Statins and proteinuria
- Cite this article as:
- Vidt, D.G. Curr Atheroscler Rep (2005) 7: 351. doi:10.1007/s11883-005-0046-9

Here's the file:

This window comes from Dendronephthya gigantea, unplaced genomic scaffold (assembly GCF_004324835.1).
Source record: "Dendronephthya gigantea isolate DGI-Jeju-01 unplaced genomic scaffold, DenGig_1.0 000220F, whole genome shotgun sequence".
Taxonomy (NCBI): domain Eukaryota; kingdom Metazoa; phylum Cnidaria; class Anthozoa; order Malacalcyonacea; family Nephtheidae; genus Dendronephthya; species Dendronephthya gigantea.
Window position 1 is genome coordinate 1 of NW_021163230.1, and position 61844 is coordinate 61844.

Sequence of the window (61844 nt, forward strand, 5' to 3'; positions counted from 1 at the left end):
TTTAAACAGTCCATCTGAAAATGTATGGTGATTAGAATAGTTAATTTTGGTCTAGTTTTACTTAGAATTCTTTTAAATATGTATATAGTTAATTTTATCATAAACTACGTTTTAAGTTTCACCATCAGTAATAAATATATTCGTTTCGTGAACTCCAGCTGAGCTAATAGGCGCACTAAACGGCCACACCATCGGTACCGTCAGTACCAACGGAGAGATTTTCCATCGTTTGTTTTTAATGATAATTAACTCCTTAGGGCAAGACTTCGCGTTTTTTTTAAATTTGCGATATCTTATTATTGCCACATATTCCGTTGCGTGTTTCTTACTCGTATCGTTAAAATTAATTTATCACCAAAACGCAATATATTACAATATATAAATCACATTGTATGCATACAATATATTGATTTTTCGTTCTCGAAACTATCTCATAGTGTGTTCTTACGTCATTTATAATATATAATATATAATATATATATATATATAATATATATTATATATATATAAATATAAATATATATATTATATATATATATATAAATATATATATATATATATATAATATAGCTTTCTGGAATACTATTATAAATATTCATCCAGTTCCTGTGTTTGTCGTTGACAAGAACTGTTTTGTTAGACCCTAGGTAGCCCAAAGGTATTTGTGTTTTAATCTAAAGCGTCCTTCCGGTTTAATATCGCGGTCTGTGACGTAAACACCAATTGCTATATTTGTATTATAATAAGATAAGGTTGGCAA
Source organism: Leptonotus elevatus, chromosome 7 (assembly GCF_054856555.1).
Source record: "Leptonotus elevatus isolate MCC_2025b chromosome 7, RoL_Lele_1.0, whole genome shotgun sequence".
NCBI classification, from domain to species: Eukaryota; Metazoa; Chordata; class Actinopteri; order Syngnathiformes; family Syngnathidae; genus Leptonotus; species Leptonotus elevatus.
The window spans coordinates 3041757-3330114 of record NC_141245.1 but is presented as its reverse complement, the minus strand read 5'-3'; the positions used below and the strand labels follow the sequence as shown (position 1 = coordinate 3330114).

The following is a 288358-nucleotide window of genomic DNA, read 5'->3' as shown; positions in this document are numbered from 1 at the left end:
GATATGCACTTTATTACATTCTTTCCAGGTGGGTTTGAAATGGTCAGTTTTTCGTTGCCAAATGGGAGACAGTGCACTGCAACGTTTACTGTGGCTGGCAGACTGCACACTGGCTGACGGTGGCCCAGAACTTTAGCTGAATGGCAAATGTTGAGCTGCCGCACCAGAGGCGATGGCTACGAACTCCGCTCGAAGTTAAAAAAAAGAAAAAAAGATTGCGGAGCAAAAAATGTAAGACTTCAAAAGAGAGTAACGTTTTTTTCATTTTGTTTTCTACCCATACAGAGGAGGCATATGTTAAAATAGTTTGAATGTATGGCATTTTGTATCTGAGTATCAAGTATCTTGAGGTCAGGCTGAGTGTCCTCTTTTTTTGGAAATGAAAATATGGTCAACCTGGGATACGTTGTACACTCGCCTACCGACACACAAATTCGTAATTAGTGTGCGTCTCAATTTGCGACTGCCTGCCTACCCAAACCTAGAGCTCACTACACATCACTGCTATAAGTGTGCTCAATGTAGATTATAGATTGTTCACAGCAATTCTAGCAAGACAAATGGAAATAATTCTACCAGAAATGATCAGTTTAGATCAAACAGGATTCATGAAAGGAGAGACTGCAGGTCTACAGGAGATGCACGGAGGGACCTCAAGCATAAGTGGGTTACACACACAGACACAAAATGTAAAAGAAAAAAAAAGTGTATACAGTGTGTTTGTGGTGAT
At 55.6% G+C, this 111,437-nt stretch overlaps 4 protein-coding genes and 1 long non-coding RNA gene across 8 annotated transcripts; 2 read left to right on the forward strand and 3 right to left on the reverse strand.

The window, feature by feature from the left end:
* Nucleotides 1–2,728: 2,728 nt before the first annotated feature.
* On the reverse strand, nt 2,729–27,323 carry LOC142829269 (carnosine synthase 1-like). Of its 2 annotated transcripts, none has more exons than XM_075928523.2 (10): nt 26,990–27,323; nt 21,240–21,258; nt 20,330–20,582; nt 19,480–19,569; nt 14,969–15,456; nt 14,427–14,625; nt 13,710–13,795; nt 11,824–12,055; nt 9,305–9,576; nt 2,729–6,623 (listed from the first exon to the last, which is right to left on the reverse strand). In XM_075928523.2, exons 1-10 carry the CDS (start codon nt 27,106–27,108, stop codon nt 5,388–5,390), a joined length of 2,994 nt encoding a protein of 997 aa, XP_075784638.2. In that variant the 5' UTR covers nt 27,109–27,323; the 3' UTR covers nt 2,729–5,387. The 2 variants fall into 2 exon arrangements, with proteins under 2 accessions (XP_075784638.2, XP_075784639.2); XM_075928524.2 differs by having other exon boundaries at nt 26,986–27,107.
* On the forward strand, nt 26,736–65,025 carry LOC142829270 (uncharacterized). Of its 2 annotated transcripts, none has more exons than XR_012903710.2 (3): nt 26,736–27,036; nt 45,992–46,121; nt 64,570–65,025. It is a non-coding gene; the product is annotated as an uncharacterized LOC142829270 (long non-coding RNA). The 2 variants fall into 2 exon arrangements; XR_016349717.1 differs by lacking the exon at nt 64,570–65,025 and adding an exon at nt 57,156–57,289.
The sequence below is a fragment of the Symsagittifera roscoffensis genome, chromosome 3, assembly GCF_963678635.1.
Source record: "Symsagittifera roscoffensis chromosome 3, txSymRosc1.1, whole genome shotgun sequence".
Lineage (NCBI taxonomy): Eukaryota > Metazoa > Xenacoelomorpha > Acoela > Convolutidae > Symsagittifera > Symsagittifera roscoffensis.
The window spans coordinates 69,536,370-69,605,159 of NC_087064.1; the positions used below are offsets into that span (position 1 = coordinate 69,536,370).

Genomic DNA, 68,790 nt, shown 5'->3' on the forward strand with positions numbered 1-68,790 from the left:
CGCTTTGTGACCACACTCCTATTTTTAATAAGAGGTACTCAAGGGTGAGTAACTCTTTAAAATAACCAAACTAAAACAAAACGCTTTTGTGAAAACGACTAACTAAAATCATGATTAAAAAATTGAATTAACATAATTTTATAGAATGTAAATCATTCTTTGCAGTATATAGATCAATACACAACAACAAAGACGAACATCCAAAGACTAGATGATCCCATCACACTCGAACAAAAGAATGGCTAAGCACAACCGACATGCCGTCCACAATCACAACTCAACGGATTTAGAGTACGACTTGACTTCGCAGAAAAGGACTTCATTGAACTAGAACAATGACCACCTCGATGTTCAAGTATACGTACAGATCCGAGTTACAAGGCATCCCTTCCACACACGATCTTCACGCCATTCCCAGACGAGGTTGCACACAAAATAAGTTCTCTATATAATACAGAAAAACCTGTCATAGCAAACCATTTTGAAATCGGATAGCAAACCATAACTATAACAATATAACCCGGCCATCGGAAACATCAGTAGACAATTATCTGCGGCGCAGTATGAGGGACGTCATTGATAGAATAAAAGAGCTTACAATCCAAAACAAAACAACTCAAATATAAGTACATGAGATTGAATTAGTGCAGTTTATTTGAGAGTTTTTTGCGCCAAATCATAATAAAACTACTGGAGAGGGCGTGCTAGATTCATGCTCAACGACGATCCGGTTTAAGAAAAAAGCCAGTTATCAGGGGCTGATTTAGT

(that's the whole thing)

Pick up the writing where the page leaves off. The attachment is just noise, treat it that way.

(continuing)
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The proteinuria associated with 3-hydrodoxy-3-methylglutaryl coenzyme A reductase inhibitors is composed of primarily low-molecular weight proteins that disappear rapidly following discontinuation of the statin agent. More importantly, no evidence exists of nephrotoxicity or reduced renal function observed with the approved clinical dosages of any available statins. Recent clinical studies have suggested actual improvement in renal function demonstrated by decreases in creatinine concentrations and improvement in estimated glomerular filtration rates with both short-term and long-term administration of these agents. The progressive fibrosis and renal scarring of chronic kidney disease appears to be the end result of increased protein traffic in the proximal renal tubule. Early animal and recent clinical studies have suggested that treatment with statin agents in established chronic kidney disease can, in fact, provide renoprotection over and above that observed with aggressive blood pressure control and the use of angiotensin II antagonists.